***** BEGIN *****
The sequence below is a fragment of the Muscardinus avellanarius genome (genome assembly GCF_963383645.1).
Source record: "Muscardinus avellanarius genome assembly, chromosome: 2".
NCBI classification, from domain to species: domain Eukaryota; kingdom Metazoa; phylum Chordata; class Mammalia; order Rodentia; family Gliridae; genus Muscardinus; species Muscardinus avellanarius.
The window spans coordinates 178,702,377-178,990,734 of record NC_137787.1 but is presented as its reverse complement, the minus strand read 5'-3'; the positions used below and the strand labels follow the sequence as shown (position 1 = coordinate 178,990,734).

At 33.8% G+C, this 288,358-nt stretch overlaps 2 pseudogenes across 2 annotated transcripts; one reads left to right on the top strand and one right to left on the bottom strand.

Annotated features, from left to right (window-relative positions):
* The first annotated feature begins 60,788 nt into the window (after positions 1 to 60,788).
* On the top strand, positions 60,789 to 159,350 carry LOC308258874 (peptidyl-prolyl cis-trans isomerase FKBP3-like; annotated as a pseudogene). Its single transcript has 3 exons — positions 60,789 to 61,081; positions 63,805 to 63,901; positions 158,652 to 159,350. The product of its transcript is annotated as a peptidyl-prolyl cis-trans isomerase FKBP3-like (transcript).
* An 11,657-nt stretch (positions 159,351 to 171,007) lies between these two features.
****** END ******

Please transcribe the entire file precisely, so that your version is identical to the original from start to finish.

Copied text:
The sequence below is a fragment of the Muscardinus avellanarius genome (genome assembly GCF_963383645.1).
Source record: "Muscardinus avellanarius genome assembly, chromosome: 2".
NCBI classification, from domain to species: domain Eukaryota; kingdom Metazoa; phylum Chordata; class Mammalia; order Rodentia; family Gliridae; genus Muscardinus; species Muscardinus avellanarius.
The window spans coordinates 178,702,377-178,990,734 of record NC_137787.1 but is presented as its reverse complement, the minus strand read 5'-3'; the positions used below and the strand labels follow the sequence as shown (position 1 = coordinate 178,990,734).

At 33.8% G+C, this 288,358-nt stretch overlaps 2 pseudogenes across 2 annotated transcripts; one reads left to right on the top strand and one right to left on the bottom strand.

Annotated features, from left to right (window-relative positions):
* The first annotated feature begins 60,788 nt into the window (after positions 1 to 60,788).
* On the top strand, positions 60,789 to 159,350 carry LOC308258874 (peptidyl-prolyl cis-trans isomerase FKBP3-like; annotated as a pseudogene). Its single transcript has 3 exons — positions 60,789 to 61,081; positions 63,805 to 63,901; positions 158,652 to 159,350. The product of its transcript is annotated as a peptidyl-prolyl cis-trans isomerase FKBP3-like (transcript).
* An 11,657-nt stretch (positions 159,351 to 171,007) lies between these two features.